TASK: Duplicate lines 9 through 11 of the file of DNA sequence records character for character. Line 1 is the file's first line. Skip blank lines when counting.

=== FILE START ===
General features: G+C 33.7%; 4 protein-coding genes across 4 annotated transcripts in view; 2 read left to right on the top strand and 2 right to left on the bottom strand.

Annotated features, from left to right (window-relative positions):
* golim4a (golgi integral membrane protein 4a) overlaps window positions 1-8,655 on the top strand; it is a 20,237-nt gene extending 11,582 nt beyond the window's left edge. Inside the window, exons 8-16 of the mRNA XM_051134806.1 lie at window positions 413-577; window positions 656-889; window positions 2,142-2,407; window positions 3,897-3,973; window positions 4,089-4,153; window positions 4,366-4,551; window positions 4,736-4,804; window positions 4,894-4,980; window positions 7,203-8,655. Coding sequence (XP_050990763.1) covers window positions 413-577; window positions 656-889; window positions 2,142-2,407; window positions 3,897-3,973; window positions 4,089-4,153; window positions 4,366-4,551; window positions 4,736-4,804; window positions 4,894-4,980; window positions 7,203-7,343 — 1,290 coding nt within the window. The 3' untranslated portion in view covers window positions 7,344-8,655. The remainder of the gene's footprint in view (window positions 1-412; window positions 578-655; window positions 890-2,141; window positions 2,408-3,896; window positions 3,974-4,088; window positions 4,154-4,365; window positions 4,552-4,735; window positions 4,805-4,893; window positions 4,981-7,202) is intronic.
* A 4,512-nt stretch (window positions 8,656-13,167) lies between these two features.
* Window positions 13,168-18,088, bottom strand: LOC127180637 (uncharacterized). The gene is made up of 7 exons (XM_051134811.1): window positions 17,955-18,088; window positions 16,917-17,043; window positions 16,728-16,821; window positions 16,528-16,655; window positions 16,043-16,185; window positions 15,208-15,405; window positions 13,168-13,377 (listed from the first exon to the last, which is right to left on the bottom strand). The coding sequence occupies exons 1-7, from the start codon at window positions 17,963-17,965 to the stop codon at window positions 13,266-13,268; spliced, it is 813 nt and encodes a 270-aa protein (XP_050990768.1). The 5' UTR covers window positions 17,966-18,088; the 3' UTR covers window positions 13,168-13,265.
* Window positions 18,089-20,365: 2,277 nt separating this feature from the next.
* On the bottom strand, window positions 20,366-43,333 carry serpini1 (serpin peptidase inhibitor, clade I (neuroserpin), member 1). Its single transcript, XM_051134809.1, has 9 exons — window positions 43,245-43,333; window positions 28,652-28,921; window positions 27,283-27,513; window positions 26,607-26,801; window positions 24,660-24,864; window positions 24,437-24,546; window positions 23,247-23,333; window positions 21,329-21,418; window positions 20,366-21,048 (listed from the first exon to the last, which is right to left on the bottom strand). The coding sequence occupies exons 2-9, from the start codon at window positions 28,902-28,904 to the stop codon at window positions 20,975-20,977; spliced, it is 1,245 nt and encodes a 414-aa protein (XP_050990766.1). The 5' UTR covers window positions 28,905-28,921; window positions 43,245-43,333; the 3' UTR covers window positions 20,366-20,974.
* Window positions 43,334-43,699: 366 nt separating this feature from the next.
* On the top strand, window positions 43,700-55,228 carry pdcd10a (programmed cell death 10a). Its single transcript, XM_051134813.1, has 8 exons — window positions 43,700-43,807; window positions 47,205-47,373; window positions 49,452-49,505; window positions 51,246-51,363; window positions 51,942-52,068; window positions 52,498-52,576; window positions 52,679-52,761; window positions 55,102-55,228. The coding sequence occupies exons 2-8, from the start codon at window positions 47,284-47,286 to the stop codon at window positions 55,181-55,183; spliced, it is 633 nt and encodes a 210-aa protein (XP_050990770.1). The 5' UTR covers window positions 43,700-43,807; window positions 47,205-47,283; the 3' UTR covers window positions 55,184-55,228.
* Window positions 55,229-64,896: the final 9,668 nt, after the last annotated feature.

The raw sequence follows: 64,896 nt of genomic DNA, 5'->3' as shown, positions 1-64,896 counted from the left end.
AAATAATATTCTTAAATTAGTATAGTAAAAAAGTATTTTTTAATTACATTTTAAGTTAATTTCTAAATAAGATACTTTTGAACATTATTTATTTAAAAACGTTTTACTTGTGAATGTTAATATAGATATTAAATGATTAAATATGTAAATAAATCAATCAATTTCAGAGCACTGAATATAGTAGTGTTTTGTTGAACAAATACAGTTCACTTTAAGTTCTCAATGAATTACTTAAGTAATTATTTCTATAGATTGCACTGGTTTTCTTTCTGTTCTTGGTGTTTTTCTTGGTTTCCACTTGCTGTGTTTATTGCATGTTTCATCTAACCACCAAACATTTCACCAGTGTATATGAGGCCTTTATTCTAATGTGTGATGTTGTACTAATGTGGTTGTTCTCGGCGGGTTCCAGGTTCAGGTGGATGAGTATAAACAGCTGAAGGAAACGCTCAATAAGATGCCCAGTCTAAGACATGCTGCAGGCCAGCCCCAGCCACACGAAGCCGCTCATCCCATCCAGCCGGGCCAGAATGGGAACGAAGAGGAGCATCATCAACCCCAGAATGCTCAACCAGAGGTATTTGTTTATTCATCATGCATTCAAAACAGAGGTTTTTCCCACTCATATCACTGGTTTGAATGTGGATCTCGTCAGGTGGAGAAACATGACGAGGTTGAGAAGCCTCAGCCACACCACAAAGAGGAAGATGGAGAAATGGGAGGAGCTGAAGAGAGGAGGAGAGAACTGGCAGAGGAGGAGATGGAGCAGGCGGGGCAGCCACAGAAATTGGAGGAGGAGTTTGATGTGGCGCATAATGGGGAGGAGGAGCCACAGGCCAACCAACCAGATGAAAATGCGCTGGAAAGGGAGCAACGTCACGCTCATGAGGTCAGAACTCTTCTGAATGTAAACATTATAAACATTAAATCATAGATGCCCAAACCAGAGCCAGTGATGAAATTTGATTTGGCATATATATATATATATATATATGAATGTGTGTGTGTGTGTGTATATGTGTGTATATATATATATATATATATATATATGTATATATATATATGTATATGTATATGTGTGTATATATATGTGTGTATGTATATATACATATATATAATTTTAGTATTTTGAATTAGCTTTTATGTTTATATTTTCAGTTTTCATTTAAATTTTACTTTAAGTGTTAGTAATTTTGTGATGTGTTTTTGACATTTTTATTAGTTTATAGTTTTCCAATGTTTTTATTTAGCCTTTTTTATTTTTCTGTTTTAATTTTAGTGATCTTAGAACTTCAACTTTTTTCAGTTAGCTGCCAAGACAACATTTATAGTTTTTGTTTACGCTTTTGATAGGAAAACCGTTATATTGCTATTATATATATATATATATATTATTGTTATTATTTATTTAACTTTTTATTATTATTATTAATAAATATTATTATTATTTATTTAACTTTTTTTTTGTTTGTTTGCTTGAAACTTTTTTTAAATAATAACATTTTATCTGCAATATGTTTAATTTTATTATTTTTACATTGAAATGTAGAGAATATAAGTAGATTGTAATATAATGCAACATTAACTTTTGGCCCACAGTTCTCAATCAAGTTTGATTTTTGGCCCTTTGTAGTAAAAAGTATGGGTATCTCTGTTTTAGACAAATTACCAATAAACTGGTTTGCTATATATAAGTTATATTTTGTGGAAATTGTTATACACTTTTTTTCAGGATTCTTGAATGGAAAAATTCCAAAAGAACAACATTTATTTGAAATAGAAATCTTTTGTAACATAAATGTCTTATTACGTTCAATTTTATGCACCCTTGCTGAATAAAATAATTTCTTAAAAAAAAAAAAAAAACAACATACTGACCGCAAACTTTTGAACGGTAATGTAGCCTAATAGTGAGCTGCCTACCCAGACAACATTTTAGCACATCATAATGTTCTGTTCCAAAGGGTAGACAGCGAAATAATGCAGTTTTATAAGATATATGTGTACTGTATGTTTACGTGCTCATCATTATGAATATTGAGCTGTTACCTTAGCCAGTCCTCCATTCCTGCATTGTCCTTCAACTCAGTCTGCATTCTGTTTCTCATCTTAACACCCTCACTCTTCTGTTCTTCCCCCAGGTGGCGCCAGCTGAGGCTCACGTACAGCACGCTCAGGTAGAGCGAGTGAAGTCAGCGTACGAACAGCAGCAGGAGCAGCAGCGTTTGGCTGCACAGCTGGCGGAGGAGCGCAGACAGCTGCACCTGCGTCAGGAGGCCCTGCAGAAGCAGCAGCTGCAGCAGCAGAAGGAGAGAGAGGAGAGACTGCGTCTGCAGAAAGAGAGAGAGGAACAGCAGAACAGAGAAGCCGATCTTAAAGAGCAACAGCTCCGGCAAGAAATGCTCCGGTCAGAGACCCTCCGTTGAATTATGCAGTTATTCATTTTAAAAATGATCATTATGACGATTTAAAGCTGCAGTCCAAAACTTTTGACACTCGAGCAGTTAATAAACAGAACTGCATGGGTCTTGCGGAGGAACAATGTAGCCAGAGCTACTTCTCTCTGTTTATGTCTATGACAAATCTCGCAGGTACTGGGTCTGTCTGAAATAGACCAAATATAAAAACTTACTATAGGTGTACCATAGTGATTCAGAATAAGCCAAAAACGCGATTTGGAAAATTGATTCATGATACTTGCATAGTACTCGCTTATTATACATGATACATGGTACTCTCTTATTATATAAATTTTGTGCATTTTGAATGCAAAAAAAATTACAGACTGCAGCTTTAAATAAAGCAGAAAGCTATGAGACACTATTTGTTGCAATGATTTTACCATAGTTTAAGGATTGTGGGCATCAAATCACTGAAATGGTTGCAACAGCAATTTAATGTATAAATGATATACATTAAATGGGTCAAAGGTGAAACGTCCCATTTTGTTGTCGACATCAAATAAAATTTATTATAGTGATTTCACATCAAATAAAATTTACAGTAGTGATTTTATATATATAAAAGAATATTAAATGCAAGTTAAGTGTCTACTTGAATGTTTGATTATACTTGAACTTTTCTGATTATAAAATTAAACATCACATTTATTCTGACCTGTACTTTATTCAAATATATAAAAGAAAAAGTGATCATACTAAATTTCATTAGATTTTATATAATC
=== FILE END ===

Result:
* On the top strand, window positions 43,700-55,228 carry pdcd10a (programmed cell death 10a). Its single transcript, XM_051134813.1, has 8 exons — window positions 43,700-43,807; window positions 47,205-47,373; window positions 49,452-49,505; window positions 51,246-51,363; window positions 51,942-52,068; window positions 52,498-52,576; window positions 52,679-52,761; window positions 55,102-55,228. The coding sequence occupies exons 2-8, from the start codon at window positions 47,284-47,286 to the stop codon at window positions 55,181-55,183; spliced, it is 633 nt and encodes a 210-aa protein (XP_050990770.1). The 5' UTR covers window positions 43,700-43,807; window positions 47,205-47,283; the 3' UTR covers window positions 55,184-55,228.
* Window positions 55,229-64,896: the final 9,668 nt, after the last annotated feature.

The raw sequence follows: 64,896 nt of genomic DNA, 5'->3' as shown, positions 1-64,896 counted from the left end.